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Software contd.

Camedia Master 4.2

Browse Images: Properties

Click on the Properties menu option with an image selected displays a properties pop-up window with two tabs of information. On the first tab is general information including the shooting date (which can be changed), attached comments and audio annotations. On the second page is detailed exposure information including a full dump of EXIF information, especially useful as it contains certain 'manufacturers fields' which are often difficult to decode (image parameter settings etc.)

Browse Images: Edit

Clicking on the Edit menu option with a single image selected will display the Edit window, this is split into two panes, the left shows a preview of the final image, the left the working image and adjustment controls. Various functions are available in two groups: Image and Filter. Image deals with the rotation, resizing, cropping and distortion of an image. Filter provides control over image balance, color, sharpness and also as a red-eye reduction option. Once you have finished editing you can choose to save over the original image or save a copy of the newly edited image (JPEG, TIFF or BMP). A composite of the Image / Filter menu options is shown below.

RAW Development

Select a RAW file and choose 'RAW Development' from the File menu and Camedia Master switches into its RAW Development mode. The screen is divided into three areas; a thumbnail column of images on the left, a view of the currently selected image and a column of development settings which can be adjusted. RAW adjustments are:

  • Setting (Shooting / Custom)
  • Exposure Compensation (-2.0 to +2.0 EV in 0.1 EV steps)
  • White balance
    • Color Temperature (Shooting, any camera setting)
    • Fine Adjustment (-7 to +7)
    • Gray Point Specification (dropper)
  • Contrast (-5 to +5)
  • Sharpness (-5 to +5)
  • Saturation (-5 to +5)
  • Hue (-5 to +5)
  • Noise Filter (Off / On)

Once the required adjustments have been made you can click on Save to output the image (or images) as JPEG (three quality levels), TIFF, Exif-TIFF or BMP (Bitmap). Saving performance was very fast.

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Total comments: 5
Tord S Eriksson
By Tord S Eriksson (1 day ago)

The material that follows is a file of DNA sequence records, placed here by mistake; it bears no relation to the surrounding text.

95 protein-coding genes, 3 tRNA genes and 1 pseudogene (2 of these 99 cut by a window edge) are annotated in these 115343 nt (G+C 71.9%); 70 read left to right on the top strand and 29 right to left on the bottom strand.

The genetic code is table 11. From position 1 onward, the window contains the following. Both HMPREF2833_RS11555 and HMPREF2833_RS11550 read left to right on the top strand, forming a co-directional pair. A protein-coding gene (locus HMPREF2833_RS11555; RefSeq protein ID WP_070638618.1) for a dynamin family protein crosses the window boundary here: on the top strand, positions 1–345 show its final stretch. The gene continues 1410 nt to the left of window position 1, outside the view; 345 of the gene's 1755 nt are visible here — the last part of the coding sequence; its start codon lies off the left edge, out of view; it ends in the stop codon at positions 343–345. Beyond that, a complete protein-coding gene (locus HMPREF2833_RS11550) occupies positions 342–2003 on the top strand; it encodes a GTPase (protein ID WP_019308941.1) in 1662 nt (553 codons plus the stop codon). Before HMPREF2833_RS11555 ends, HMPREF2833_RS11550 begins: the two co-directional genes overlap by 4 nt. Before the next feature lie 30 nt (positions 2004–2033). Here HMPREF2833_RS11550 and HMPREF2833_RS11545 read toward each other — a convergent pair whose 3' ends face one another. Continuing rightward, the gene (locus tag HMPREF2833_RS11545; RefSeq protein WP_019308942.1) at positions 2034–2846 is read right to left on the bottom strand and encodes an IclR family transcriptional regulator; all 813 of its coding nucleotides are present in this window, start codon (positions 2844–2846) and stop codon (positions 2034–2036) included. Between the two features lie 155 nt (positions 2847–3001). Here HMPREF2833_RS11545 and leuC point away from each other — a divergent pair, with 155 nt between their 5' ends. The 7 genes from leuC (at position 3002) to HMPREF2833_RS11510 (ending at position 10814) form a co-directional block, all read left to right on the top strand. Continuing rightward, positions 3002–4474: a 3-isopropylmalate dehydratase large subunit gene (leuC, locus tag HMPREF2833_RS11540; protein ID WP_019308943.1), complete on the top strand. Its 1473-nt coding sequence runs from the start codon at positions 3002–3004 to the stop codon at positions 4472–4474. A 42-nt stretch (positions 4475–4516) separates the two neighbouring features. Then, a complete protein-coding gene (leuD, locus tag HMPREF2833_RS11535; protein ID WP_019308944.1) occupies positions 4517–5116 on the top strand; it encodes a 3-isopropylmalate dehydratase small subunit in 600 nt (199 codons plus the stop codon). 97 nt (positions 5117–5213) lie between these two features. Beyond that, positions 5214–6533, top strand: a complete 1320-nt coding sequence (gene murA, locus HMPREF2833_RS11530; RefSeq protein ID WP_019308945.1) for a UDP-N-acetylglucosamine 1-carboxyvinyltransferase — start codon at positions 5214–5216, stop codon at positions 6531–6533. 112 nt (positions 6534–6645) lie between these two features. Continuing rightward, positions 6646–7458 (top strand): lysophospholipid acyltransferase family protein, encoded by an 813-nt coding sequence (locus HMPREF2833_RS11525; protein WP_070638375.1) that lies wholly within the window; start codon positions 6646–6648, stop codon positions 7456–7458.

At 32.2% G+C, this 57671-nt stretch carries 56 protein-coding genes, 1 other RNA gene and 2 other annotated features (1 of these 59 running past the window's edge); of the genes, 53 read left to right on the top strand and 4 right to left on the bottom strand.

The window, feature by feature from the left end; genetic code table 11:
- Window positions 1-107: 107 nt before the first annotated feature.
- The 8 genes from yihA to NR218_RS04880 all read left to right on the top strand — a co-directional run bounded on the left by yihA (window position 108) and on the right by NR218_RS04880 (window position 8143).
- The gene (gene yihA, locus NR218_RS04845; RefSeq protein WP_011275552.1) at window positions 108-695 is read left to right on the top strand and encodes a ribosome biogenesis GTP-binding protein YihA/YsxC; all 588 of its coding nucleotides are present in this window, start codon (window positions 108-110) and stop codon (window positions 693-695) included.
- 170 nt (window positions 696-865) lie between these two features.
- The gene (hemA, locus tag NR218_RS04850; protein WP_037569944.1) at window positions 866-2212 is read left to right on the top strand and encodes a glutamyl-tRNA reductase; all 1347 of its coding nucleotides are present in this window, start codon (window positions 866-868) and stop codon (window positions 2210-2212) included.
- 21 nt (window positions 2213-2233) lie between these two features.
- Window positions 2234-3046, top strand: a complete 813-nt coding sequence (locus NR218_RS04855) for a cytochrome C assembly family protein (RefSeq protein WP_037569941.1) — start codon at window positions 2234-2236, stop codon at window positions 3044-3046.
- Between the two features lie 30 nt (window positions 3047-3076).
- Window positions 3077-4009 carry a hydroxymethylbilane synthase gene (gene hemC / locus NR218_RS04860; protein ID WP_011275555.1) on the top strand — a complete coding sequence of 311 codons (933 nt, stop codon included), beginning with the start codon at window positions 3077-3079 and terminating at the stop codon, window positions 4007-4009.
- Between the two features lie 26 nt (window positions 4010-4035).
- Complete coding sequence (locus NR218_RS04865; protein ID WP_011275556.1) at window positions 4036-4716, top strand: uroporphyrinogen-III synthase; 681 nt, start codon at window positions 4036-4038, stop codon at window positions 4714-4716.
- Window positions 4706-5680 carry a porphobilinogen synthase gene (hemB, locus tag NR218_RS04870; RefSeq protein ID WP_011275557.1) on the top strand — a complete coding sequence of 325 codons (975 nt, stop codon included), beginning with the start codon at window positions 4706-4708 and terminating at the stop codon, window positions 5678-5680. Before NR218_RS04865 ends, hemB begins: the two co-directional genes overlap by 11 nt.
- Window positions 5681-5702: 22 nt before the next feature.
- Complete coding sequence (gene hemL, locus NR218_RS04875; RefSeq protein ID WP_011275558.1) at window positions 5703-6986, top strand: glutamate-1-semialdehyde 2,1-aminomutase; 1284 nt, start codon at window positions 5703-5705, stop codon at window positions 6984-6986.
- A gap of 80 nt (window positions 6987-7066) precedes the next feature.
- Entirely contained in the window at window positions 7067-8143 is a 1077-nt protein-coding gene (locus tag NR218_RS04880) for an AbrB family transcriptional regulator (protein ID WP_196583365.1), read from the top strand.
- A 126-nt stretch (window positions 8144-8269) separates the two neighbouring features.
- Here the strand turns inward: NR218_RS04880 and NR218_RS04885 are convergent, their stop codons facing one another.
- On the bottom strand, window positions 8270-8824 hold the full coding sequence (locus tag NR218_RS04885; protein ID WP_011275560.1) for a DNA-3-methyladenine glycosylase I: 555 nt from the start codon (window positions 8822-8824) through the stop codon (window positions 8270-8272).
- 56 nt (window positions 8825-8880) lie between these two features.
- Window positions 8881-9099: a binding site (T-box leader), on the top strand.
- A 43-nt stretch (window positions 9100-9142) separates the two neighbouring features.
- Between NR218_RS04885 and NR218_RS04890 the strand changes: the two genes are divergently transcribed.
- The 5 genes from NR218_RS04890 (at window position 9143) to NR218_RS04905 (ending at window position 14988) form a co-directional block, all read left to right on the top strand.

The C-8080 was my first 'serious' digital camera (had a Konica KD-500Z before that), which I bought when I got a small inheritance (UW house, flash, the works).

A superb compact, with excellent one-hand operation (most buttons within reach with your right hand still holding the camera).

Mine is still in working order, still takes lovely macros, and flash shots, but its flaws were plenty as well (a few samples):

It crashed on the third day of my vacation to the US and Canada with my wife, and had to be sent overseas to get new firmware installed (nowadays we are allowed to do such things ourselves)!

It is still lousy in any kind of back-lighting (I use to call the effect 'lilac rivers', as both the EVF, and the LCD became totally useless, due to floods of lilac color flowing over them) but the prints were not affected, bar a lot of flare problems).

Its powered zoom, that had four steps (wide, less wide, normal, and full telephoto), and nothing in between. Nice macro, though. Cont

Comment edited 2 times, last edit 5 minutes after posting
Tord S Eriksson
By Tord S Eriksson (1 day ago)

The inner camera lens barrel is very wobbly, but it doesn't seem to affect the image quality one bit!

Slow, really slow, in every way. Slow update of the EVF, slow saves (about two RAWs per minute, maximum)!
But the majority of reviewers loved it, and I know pros that got one, to complement their Hasselblads, and stuff.

So, till this day, no more C-x0x0 cameras released by Olympus. The camera never earned the company the massive amount they had invested in it, and almost killed Olympus. Happily, the C-7070 was still in production, and earned the company its keep (at least the camera department).

Then came the bold move into m43 (MFT), and another crisis, requiring help from Sony (a lot of money!).

Tord S Eriksson
By Tord S Eriksson (1 day ago)

The maximum useable ISO is 140!

Comment edited 5 minutes after posting
By KKramer (9 months ago)

One of my favorite cameras ever and I use it to this day. It is built like a tank. Slow by today's standards, it was way ahead of its time with a ⅔ sensor.

Comment edited 34 seconds after posting
1 upvote
By ISOFIX (9 months ago)

Yes absolutely right, for me too, have it since amazing 8 years and still really good pictures coming out.

Total comments: 5